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Private consumption, which accounts for roughly 60% of gross domestic product, likely stalled in the last quarter after improving in the previous two quarters.
Private consumption, which accounts for roughly 60% of gross domestic product, likely stalled in the last quarter after improving in the previous two quarters.

Japan Growth Edging Up

The economy is expected to pick up moderately from October-December but downside risks linger

Japan Growth Edging Up

Japan’s economy likely expanded for a third straight quarter in July-September, a Reuters poll showed on Friday, but weak private consumption and lackluster company capital spending suggest growth will remain fragile.
The world’s third-largest economy is expected to have grown at an annualized rate of 0.9% in the third quarter, the poll of 22 economists found, following a 0.7% expansion in the second quarter.
That would translate into a muted 0.2% rise for the quarter, the same pace as in the second quarter.
“The economy is escaping from a lull but we cannot say it returned to a track of sustainable growth because private spending and capital expenditure remained low,” said Hidenobu Tokuda, senior economist at Mizuho Research Institute.
“The economy is expected to pick up moderately from October-December but downside risks continue to stay.”
A recovery in automobile production which may have contributed to the economy in July to September has likely waned, though government stimulus measures are expected to continue to provide some support for activity, he said.
Private consumption, which accounts for roughly 60% of gross domestic product, likely stalled in the last quarter after improving in the previous two quarters, economists predicted.
Capital spending was seen up a marginal 0.1%, but still rising for the first time in three quarters.
The cabinet office will announce the GDP data on Nov. 14.

  Core Orders
The poll also found core machinery orders, a leading indicator of capital spending, likely slipped 0.8% in September from the previous month, down for the second straight month.
The expected fall would follow a 2.2% decline in August. The highly volatile data series is regarded as an indicator of capital spending in the next six to nine months.
Core orders, which exclude those for ships and electrical equipment, likely rose 3.5% percent in September from a year earlier after a 11.6% jump in August.
“External demand is weak due to an impact from a strong yen, which could prompt manufacturers to become cautious about capital expenditure,” said an analyst at SMBC Nikko Securities at the survey.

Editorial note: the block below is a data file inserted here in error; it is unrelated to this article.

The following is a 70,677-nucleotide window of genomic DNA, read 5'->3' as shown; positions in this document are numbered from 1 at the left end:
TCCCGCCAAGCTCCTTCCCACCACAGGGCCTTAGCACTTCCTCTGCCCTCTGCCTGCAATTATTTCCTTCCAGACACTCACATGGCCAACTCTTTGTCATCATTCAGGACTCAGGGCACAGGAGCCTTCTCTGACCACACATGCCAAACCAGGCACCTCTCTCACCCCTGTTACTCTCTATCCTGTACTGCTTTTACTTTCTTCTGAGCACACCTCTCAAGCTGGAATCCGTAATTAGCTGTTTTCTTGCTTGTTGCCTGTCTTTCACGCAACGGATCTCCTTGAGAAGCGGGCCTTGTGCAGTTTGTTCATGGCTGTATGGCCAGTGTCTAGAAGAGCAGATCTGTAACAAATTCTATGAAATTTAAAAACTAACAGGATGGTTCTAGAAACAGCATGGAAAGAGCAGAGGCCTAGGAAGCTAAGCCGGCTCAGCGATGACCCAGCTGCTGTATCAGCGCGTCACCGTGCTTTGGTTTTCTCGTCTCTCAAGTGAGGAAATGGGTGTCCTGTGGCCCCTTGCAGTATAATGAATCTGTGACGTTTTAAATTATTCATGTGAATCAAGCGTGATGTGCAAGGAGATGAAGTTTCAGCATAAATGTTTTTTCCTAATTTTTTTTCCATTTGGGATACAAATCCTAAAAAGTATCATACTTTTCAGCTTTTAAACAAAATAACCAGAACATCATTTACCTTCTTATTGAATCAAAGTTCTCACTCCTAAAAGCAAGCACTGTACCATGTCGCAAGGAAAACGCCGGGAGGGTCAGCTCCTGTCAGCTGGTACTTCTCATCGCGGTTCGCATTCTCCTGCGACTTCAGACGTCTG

The cabinet office will release machinery orders on Nov. 10.
On Wednesday, the finance ministry will release the current account balance for September, which is expected to show a surplus of 1.9602 trillion yen ($19.02 billion).
The Bank of Japan’s corporate goods price index on Friday, which measures the price companies charge each other for goods and services, was seen down 2.7% in the year to October.

  Reflating the Economy
Here’s a broad picture of how households have fared over the past three-plus years of Prime Minister Shinzo Abe’s economic program, which was meant to reflate Japan’s economy, leaning heavily on the Bank of Japan’s extraordinary asset-buying, Bloomberg reported.
The stock market soared after the the Bank of Japan’s bond-buying program helped weaken the yen, providing a boost to Japanese exporters. The value of households’ equity holdings rose in the process, but renewed strength in the currency this year has stalled the trend.
There is growing pessimism about the prospects for a sustainable recovery in Japan, which has weighed on stocks.
One of the knocks against Abenomics has been that it mostly benefited big businesses and more affluent households—fewer than a third of Japanese households own stocks.
While share prices are higher, wages have barely moved and household income has stalled. This has frustrated policy makers who want to see rising pay provide workers with more purchasing power.
One-person households, which now account for more than 30% of the total, haven’t fared well. About 48% had no financial assets in 2015, the highest level since 2007 and up from 39% in 2014, according to a BoJ survey.
With incomes flat and interest rates at rock-bottom levels, it’s no surprise that borrowing has increased. The value of outstanding mortgage loans from private banks has increased almost 8% between 2012 and 2016.

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